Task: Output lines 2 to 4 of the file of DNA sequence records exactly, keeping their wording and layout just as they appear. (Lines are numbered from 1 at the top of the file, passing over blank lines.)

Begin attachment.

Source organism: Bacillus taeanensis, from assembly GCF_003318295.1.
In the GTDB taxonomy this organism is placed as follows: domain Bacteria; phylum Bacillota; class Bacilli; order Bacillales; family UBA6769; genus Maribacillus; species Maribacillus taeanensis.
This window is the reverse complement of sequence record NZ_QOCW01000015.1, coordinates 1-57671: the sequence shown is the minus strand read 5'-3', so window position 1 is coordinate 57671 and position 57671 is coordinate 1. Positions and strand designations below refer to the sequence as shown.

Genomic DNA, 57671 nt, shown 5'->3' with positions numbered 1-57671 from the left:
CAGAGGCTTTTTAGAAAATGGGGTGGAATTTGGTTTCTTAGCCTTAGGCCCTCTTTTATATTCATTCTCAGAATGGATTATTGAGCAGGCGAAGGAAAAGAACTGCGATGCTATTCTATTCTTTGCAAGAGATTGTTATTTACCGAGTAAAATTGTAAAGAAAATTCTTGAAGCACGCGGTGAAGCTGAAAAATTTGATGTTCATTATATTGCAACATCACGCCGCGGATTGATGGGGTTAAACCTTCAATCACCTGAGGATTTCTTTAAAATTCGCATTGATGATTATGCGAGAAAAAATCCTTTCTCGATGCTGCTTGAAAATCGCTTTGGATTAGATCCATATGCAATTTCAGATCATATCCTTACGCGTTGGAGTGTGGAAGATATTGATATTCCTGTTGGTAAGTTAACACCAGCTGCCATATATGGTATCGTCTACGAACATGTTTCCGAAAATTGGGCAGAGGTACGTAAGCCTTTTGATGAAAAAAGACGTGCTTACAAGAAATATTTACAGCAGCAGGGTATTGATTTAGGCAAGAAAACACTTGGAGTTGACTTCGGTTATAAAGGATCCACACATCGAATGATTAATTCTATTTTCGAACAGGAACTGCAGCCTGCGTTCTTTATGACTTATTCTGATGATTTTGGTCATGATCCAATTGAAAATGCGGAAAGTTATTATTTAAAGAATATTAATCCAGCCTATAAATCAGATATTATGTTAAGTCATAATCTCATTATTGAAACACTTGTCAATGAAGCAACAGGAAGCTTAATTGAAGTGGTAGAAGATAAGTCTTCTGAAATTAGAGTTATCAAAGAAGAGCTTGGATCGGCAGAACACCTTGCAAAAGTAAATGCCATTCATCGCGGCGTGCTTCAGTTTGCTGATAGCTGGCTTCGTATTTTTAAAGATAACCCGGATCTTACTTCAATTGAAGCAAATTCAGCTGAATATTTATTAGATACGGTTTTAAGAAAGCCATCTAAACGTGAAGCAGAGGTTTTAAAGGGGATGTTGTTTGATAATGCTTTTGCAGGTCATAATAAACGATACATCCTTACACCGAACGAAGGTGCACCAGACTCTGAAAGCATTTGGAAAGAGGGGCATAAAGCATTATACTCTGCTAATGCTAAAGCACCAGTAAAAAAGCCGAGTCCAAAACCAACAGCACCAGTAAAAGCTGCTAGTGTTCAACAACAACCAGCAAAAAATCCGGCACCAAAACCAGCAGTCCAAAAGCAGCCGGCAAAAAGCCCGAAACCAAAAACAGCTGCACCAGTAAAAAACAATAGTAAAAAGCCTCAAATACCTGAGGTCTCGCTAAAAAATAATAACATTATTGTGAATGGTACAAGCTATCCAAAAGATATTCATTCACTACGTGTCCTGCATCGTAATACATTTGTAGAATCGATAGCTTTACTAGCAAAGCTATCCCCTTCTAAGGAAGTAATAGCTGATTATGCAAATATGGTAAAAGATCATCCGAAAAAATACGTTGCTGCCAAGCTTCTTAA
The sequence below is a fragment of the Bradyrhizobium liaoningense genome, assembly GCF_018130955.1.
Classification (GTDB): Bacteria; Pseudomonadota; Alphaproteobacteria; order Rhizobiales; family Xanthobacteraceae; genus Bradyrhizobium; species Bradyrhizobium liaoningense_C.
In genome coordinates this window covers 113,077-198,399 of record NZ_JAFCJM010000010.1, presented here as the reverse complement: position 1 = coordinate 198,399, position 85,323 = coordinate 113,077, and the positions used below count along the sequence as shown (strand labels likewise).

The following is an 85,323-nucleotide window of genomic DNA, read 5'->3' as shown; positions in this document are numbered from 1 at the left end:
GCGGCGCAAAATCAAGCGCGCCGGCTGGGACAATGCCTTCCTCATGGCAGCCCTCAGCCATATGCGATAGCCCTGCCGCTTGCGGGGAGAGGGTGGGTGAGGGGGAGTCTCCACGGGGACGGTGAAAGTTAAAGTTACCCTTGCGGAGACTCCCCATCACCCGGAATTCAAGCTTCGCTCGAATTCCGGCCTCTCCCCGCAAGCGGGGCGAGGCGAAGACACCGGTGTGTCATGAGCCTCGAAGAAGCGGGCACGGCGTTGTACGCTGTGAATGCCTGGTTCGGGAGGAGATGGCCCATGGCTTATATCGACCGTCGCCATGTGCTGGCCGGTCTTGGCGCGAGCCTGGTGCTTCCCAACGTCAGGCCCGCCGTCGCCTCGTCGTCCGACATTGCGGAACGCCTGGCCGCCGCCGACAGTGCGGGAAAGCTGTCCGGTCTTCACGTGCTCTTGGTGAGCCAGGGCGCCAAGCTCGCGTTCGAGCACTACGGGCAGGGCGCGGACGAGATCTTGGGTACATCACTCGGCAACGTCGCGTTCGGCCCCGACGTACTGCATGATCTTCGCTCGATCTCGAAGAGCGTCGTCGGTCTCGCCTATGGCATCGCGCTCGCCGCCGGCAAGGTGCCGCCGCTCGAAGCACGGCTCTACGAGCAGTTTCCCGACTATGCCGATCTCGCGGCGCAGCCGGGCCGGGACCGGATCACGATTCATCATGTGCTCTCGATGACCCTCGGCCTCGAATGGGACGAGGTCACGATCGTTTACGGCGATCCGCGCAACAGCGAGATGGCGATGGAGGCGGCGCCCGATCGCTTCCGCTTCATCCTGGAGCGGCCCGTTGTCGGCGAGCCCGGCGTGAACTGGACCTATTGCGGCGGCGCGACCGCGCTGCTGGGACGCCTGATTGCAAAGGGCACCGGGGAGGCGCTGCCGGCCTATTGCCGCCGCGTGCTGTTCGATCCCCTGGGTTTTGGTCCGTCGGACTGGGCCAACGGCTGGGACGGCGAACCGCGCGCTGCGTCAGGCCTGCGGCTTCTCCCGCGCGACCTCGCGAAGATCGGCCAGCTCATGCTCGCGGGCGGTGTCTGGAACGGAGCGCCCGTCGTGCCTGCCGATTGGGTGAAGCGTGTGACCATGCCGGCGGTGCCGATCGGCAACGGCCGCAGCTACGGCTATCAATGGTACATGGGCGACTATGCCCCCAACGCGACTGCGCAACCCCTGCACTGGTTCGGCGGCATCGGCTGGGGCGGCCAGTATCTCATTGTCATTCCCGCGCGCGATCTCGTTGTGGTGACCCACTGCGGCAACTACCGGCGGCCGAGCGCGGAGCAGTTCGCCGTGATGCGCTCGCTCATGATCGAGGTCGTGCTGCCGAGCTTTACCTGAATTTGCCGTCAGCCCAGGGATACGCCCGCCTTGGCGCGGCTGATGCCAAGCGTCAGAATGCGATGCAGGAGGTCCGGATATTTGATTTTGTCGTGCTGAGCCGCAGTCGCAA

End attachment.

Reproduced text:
In the GTDB taxonomy this organism is placed as follows: domain Bacteria; phylum Bacillota; class Bacilli; order Bacillales; family UBA6769; genus Maribacillus; species Maribacillus taeanensis.
This window is the reverse complement of sequence record NZ_QOCW01000015.1, coordinates 1-57671: the sequence shown is the minus strand read 5'-3', so window position 1 is coordinate 57671 and position 57671 is coordinate 1. Positions and strand designations below refer to the sequence as shown.

Genomic DNA, 57671 nt, shown 5'->3' with positions numbered 1-57671 from the left: